Wednesday, January 16, 2013

Two Hockey Cakes

Well...its baby is 4.  That sweet little snuggler who is also my tough guy hockey lover is no longer a young preschooler...he moves to being a regular preschooler.  And what does a kid like this one want for his birthday?  Why, a hockey cake, of course!  But in this family we do birthdays big and I just couldn't settle for sending treats to school and calling it good.  Nope.  Instead, we invited grandparents and other extended family who live nearby to join us for the kids' weekly hockey lesson.  The kids put a little extra mustard into it knowing they had an audience too and worked really hard to show off all their best hockey moves to impress.

And when they got off the ice, we had a table all set up with a birthday hockey poster and a huge hockey cake ready for the little hockey players to dig in.  So Little Man's hockey buddies helped us sing happy birthday and declared the cakes "Awesome!" and tasty as they devoured it.
I had already done this hockey rink cake last year and my son is obsessed with sports jerseys and hockey sticks right now so I found some ideas online and then tweaked them a bit.  I started with Betty Crocker Moist cake mix - chocolate because that is my son's favorite but you can really use any kind you want.  I baked two cakes in 13x9 glass baking pans according to the directions on the box and let them fully cool.  The trick to having super moist cake is to keep an eye and start checking them at the shortest time listed on the box.  They will cook slightly more once you remove them from the oven so if you keep them in the oven too long they will dry out.  I baked these 3 days before the party.  I let them sit uncovered until completely cooled and then covered loosely to let just a little air in.

On day 2 - I made a giant batch of buttercream frosting.  This is about double a normal recipe and makes enough to frost about 4 regular cakes.  It freezes well though so I almost always make a huge batch.  If you will be freezing it - don't color it before freezing or the color may separate when you defrost it.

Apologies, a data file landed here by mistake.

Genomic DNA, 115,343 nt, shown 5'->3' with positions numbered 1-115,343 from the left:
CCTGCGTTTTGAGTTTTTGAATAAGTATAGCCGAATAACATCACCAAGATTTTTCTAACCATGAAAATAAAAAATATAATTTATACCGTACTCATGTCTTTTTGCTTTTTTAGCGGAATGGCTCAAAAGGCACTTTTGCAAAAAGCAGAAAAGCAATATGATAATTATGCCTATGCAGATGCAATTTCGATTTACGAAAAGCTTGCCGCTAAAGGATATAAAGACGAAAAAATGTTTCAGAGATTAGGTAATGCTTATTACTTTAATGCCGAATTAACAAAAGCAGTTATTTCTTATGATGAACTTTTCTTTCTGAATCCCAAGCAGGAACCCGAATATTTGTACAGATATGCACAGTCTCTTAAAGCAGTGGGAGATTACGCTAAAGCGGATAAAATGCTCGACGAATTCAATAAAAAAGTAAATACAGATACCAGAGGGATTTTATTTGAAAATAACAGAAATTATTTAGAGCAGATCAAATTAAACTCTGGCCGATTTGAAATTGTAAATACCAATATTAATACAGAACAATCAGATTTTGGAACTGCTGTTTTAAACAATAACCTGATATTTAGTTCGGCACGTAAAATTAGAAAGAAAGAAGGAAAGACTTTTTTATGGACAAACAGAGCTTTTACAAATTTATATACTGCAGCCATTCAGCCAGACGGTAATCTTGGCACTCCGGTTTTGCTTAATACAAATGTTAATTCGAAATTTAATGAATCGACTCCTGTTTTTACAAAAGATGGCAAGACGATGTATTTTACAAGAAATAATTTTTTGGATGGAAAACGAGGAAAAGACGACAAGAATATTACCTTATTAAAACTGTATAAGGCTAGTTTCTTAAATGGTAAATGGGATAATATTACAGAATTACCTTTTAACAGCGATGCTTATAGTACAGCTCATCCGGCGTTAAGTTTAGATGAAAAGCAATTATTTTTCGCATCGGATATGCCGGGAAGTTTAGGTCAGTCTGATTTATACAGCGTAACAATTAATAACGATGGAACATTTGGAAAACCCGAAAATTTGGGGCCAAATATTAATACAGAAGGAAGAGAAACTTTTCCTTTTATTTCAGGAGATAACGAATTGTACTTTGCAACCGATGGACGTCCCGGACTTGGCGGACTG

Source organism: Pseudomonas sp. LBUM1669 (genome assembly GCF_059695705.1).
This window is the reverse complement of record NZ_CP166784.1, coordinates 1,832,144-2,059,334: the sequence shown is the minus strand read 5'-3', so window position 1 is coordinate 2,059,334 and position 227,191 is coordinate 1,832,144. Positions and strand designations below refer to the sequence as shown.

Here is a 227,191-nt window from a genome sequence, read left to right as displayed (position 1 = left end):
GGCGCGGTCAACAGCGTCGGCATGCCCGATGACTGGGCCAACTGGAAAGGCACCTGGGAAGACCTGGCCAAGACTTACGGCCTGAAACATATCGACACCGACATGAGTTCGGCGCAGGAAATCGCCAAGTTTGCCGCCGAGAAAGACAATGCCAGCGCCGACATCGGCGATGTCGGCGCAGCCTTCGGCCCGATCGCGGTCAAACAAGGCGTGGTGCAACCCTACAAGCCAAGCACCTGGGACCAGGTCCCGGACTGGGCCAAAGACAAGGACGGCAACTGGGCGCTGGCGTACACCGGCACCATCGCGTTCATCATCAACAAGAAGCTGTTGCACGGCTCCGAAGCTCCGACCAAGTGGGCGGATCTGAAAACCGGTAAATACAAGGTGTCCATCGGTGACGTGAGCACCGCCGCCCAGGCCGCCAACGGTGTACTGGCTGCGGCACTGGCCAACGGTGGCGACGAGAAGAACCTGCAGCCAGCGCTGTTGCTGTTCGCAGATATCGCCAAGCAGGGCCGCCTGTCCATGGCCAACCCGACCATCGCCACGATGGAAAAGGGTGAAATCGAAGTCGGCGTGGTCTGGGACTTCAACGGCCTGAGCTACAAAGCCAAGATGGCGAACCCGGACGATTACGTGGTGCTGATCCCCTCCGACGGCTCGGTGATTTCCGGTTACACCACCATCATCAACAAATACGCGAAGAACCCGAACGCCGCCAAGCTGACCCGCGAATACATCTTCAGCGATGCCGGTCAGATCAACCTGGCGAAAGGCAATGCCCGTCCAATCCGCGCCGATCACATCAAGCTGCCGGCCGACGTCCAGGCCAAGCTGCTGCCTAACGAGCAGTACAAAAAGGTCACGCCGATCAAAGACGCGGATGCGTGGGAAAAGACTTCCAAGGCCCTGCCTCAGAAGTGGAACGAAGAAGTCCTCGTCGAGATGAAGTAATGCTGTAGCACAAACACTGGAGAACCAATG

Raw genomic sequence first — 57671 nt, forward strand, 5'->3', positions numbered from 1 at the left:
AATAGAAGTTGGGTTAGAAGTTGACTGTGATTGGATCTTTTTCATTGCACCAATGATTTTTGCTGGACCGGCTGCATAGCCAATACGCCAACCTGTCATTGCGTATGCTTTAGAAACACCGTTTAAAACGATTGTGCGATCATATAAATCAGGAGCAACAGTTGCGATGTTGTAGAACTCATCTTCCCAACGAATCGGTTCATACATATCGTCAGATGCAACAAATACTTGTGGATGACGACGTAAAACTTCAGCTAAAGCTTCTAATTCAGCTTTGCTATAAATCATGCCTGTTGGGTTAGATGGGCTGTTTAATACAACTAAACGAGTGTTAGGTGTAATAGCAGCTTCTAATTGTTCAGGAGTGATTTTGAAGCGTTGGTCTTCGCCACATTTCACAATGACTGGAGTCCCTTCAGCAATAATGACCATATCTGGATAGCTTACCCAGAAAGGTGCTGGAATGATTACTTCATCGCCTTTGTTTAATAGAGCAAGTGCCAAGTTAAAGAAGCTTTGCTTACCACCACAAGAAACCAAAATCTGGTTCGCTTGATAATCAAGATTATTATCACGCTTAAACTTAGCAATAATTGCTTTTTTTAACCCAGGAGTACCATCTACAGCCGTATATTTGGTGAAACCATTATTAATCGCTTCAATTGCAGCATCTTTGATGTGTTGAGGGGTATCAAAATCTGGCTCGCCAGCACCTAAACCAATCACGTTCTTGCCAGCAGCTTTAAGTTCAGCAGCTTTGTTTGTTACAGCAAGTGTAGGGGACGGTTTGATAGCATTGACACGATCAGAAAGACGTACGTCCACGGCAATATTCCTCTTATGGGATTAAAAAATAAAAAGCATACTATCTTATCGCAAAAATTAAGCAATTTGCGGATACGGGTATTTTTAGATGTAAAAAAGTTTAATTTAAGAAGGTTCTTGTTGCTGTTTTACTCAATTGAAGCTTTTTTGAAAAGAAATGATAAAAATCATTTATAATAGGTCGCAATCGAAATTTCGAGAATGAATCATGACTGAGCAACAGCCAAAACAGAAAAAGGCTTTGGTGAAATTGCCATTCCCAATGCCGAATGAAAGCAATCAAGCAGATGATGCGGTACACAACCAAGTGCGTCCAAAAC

Buttercream Frosting
4 sticks butter (I like Blue Bonnet)
2 1/2 large bags of powdered sugar
heavy whipping cream

Make sure you are working in a cool kitchen or the consistency of your frosting can be effected.  Start by beating the butter with an electric mixer until it is fluffy.  Add the first bag of powdered sugar about a cup at a time, beating well each time.  Add about 2 tablespoons vanilla and 4 tablespoons heavy whipping cream and beat well.  Scrap the bowl and begin adding the second bag of powdered sugar, about a cup at a time.  As with many trusty recipes, you have to gain a feel for this frosting and what it should look and taste like according to your own preferences.  I prefer a stronger vanilla and cream taste and not so sweet so I add a little more vanilla and/or cream if it starts tasting very sugary.  I also wanted this to be super stiff so it would harden so I used more powdered sugar to get the consistency I wanted for this cake.  If I were just making a regular cake I wouldn't need as much sugar.  The powdered sugar taste will also lessen after the frosting sits a bit so if it tastes too sugary or gritty, stick it in the fridge for 5 minutes and then come back and test it before adding anything else.  Also, by using only a small amount of the whipping cream instead of making a whipped cream frosting like I did here, you don't have to keep this refrigerated and the frosting will set and form a smooth crust on top that will keep your fondant from sticking.
I started by laying one 13x9 cake on my tray as the body of the jersey.  This tray is the size of a full baker's sheet cake and is bigger than my whole oven.  From the second 13x9, I cut a strip about 2 inches wide along the long side of the cake to make the shaft of the hockey stick.  Then I cut a strip from the short side of what was left about 2 1/2 inches wide to make the blade of the stick.  I cut an angle across the two corners that met to form the stick.  Then I cut arms for the jersey out of the remainder of the second cake.